Monday, May 26, 2014

Amharic Man

The other day, Anemo was walking down our impossibly long hallway after returning home from school. I heard him ask Suzanne if "Amharic Man" was home. I had to laugh. I had never heard him call me this before, but I considered it an honor. I certainly want Anemo to see this linguistic effort as a salient feature of my current identity (though perhaps not the exclusive feature). One of my project's goals is to have a kind of incubating impression in Anemo's mind. Thus, even if Anemo learns precious little Amharic during my year of language acquisition, as long as the seed is planted I will be gratified.

Yet I have been pleasantly surprised by the interest Anemo has taken already, even if some of it is subconscious. For instance, last week while playing a game on the living room floor with his good friend Yoyo, a boy also adopted from Ethiopia, Anemo began absentmindedly repeating the same Amharic word—mawuk'—over and over again. (Simultaneously, Yoyo was singing the instrumental riff from Stevie Wonder's "Sir Duke," making for an interesting counterpoint.) I think the word stuck in Anemo's head because of the distinctive click sound on the 'k', known properly as a velar ejective. After saying the word a number of times, Anemo looked up and asked, "What does that word even mean?" Good question. I had to go back to my elevator speech to find the answer. Anemo's curiosity helped reinforce an important Amharic word.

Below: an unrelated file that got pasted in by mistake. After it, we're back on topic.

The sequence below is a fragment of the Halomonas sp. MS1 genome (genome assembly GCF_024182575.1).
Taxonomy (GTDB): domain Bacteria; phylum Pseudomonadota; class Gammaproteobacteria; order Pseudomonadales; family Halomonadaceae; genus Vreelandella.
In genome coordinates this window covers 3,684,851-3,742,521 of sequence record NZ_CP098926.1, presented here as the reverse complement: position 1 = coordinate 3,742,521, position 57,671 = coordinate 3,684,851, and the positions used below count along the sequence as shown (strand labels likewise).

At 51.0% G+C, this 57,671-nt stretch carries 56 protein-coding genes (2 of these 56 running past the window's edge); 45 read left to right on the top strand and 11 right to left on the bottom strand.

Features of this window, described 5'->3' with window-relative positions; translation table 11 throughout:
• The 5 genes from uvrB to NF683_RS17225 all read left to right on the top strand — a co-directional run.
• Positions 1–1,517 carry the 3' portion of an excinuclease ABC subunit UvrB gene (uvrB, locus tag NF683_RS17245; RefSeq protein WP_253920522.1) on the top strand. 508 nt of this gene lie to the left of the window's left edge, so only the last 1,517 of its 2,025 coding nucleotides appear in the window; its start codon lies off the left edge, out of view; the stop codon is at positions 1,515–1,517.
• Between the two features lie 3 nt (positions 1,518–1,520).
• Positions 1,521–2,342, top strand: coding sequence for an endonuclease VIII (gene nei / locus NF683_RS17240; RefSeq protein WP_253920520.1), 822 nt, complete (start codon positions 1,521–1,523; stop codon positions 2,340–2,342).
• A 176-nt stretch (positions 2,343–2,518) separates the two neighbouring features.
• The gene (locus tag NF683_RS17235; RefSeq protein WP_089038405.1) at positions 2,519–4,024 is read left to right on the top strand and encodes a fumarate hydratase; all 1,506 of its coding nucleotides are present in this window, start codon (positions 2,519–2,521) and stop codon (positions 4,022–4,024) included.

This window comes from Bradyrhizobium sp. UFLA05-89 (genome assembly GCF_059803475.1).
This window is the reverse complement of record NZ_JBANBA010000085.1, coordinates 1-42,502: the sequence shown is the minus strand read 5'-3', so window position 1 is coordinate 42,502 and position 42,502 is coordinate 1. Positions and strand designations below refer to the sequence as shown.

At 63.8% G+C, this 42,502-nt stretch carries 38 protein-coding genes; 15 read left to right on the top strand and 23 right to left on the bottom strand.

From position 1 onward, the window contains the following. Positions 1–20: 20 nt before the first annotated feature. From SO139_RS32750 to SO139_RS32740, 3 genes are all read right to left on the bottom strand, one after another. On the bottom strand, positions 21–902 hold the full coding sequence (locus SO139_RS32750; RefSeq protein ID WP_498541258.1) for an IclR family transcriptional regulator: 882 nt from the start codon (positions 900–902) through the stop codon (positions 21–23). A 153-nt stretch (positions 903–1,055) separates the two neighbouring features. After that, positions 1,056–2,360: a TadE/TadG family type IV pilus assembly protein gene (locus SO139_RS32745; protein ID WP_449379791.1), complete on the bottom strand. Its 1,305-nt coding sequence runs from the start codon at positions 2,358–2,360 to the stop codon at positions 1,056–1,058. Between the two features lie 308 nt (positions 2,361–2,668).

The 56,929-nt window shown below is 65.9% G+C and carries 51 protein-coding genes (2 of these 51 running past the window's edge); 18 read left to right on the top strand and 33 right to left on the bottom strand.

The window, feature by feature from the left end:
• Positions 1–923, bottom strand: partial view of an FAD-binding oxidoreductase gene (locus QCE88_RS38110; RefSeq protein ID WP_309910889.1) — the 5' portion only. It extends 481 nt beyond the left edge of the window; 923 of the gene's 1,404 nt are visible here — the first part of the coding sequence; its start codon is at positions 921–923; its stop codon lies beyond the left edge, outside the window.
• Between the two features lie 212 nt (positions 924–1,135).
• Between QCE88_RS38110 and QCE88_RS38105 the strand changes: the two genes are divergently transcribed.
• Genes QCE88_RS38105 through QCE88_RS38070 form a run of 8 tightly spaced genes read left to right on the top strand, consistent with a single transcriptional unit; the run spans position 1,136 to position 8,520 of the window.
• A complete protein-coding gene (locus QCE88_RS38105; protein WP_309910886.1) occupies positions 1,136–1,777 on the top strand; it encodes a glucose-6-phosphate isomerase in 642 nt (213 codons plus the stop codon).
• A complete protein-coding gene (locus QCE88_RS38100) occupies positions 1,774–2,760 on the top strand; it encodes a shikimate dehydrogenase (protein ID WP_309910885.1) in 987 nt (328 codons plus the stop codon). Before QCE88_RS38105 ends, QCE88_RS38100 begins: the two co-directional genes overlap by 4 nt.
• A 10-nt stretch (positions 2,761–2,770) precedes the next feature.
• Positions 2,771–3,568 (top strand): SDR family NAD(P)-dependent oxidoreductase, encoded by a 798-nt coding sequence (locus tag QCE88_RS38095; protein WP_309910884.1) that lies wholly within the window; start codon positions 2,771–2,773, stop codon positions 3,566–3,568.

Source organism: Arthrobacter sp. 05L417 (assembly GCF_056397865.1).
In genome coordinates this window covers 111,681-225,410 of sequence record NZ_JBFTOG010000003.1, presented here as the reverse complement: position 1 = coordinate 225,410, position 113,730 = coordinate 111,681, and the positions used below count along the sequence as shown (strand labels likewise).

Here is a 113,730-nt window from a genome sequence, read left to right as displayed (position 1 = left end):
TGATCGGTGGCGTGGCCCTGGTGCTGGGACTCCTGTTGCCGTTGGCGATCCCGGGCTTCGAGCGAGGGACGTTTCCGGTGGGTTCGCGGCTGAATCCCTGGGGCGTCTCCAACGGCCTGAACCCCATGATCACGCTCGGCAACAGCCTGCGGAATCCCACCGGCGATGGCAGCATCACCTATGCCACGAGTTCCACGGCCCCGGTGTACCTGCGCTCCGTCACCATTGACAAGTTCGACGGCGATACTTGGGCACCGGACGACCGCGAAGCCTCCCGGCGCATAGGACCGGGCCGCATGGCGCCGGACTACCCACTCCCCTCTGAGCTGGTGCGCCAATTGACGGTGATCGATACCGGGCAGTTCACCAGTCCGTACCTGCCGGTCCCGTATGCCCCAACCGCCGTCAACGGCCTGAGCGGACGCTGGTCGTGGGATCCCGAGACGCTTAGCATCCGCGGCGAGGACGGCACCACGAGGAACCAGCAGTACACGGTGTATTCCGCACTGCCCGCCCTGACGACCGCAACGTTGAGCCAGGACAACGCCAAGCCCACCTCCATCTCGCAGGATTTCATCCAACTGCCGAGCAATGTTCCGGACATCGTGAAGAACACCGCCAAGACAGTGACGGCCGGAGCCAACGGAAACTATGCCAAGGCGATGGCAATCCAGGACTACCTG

mawuk' means "to know"
Another time Anemo wanted to practice more of the Amharic letters. Here he is writing the 'm' group of syllables, one of which begins the word above.
Anemo slowly becoming "Amharic Boy"
Meanwhile, I met my own "Amharic Man" at the Oasis Café, the place where I launched this project on April 21. Back then, I had given my elevator speech to Abeba, the kind woman at the counter, who said she would pass it along to her husband to translate. But I had not returned since. Abeba introduced me to her husband, Haile, who was eating lunch and doing some paperwork for the café. I liked him immediately. When Haile couldn't locate his translation of my speech in the cash register where he had apparently left it, he offered to do it over again right then. Haile's offer of assistance was so earnest that I didn't tell him the translation had already been done. Anyway, I figured that having a different version would help me learn other ways of saying the same even how to introduce myself (simay Stephen nuh-w vs. simay Stephen yibilal).
Haile's translation of my elevator speech
I brought Haile's translation to Lulit to decode. She detected a little bit of Tigrinya influence. It turns out that Haile was indeed born in Eritrea though he grew up mostly in Addis. He speaks Amharic, Tigrinya, Oromo, and English. In fact, Haile has such a superb command of the English language that he was able to question me pointedly about how my wife and I are raising Anemo in the United States, particularly around the issue of race. Fundamentally, I felt a deep respect emanating from Haile's interrogation, both toward us as parents and toward Anemo. (When Haile saw Anemo's photo, he wondered what region of Ethiopia Anemo came from. I was pleased Haile expressed a positive opinion of Anemo's ethnic group, the Hadiya, referring to them as strong people.) I certainly appreciate pointed and challenging questions when they come from a place of goodwill, and so I look forward to many more conversations with this "Amharic Man" over the coming months, both in Amharic and English.
Taddesse Haile, owner/manager of the Oasis Café


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